Articles With the Tag . . . river

Sight and Feel

While all five senses blend together into the rich, unmatched experience of fishing through woods and water, only two are necessary for catching trout — sight and feel. These two senses combine to tell us a story about each drift. Some of our tactics require both, while others require just one. But take away both sight and feel, and the angler is lost . . .

Play it as it lies

The shifts and evolutions that a river succumbs to is captivating to watch.

It’s a slow motion reel in your mind, spanning twenty years of fishing around the same small island. Until one day, after the flood waters recede, you walk down the trail to find the whole island gone.

I want an experience as close to what nature intended as possible on this twenty-first century planet. And messing with a river’s placement of things just isn’t for me.

It’s the river’s decision.

Keep it wild . . .

The River Doesn’t Owe You Anything

The river doesn’t owe you anything.

It’s been here for millennia. It has bent and grown, widened and shaped the surrounding mountains and carved the bedrock beneath. It will outlast you and everyone who carries your name hereafter. The river is a rolling time machine, carrying a history of the earth, the evolution of life, and yes, even the stories of fishermen . . .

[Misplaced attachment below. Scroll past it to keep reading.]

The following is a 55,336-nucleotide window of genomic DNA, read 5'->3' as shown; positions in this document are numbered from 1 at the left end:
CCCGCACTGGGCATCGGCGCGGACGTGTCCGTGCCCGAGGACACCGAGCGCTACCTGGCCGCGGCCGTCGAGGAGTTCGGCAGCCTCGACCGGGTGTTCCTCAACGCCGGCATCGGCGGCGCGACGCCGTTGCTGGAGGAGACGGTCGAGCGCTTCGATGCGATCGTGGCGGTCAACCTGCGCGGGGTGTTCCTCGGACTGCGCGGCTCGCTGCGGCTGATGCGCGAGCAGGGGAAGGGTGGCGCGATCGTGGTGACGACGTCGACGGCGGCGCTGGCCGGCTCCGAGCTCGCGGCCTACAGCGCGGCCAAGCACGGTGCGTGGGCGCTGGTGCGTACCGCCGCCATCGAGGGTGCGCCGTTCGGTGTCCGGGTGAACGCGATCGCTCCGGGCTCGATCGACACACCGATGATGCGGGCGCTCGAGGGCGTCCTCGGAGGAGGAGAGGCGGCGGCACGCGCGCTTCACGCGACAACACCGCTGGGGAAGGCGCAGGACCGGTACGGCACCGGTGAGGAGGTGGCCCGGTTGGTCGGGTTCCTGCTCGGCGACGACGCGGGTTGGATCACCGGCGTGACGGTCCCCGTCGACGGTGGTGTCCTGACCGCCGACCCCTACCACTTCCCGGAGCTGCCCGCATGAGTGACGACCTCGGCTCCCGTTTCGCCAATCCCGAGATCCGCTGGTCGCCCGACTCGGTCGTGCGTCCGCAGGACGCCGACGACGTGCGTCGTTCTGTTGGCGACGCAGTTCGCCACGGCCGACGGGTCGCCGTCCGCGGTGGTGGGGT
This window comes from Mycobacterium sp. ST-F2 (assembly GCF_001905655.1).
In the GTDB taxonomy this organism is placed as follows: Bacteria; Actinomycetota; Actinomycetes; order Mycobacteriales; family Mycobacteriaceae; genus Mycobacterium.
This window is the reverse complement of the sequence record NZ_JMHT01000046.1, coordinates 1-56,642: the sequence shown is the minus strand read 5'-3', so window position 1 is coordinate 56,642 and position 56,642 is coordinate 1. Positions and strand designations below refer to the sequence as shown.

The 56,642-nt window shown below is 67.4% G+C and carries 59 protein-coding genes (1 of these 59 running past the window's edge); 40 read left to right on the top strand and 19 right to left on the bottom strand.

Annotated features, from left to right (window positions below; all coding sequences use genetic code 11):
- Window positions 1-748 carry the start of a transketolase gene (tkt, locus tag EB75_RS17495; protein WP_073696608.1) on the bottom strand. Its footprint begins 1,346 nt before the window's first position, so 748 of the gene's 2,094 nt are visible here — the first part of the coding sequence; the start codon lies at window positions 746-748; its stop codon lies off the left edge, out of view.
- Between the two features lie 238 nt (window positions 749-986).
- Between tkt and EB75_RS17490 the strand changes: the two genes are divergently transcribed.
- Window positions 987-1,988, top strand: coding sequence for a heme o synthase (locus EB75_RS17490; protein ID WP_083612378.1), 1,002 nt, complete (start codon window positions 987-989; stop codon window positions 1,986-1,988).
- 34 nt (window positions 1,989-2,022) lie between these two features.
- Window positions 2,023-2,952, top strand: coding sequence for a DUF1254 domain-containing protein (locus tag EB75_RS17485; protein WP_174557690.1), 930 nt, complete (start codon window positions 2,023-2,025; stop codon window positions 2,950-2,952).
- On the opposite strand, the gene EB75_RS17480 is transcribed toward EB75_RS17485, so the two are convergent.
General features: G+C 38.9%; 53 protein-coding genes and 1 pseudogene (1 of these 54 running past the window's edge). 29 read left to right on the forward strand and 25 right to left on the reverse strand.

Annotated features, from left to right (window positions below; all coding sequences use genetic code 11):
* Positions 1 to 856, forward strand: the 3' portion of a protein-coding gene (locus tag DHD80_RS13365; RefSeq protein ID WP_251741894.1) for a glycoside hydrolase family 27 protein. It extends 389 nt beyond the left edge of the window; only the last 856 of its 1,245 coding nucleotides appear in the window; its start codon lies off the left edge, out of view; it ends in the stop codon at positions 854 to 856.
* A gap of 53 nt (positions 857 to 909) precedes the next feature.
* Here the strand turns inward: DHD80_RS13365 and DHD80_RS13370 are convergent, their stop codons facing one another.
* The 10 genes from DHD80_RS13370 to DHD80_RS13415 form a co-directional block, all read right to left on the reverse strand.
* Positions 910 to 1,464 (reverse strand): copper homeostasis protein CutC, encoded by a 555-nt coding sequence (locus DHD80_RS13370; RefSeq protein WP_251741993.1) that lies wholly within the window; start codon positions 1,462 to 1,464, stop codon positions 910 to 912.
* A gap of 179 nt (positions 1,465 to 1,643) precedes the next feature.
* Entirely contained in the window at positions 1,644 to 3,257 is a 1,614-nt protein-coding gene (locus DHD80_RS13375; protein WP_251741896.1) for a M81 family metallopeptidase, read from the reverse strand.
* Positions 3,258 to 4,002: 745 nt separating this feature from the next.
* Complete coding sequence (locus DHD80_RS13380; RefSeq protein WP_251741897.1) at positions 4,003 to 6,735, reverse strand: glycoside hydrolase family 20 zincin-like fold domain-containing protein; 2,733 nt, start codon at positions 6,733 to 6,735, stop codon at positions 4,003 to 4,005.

Learn to Love Rigging

There are precious few situations where one leader setup does the trick all day long. And taking the middle of the road approach leaves you average at both ends.

Take the time to make the changes.

Use the moments while tying knots for breathing a little deeper — for reflecting a little on where you are. Because trout take us into some amazing places. Look up at the swaying hemlock boughs as you make those five turns in a blood knot. See things and enjoy them. That kind of time is not wasted . . .

Play it as it lies

Play it as it lies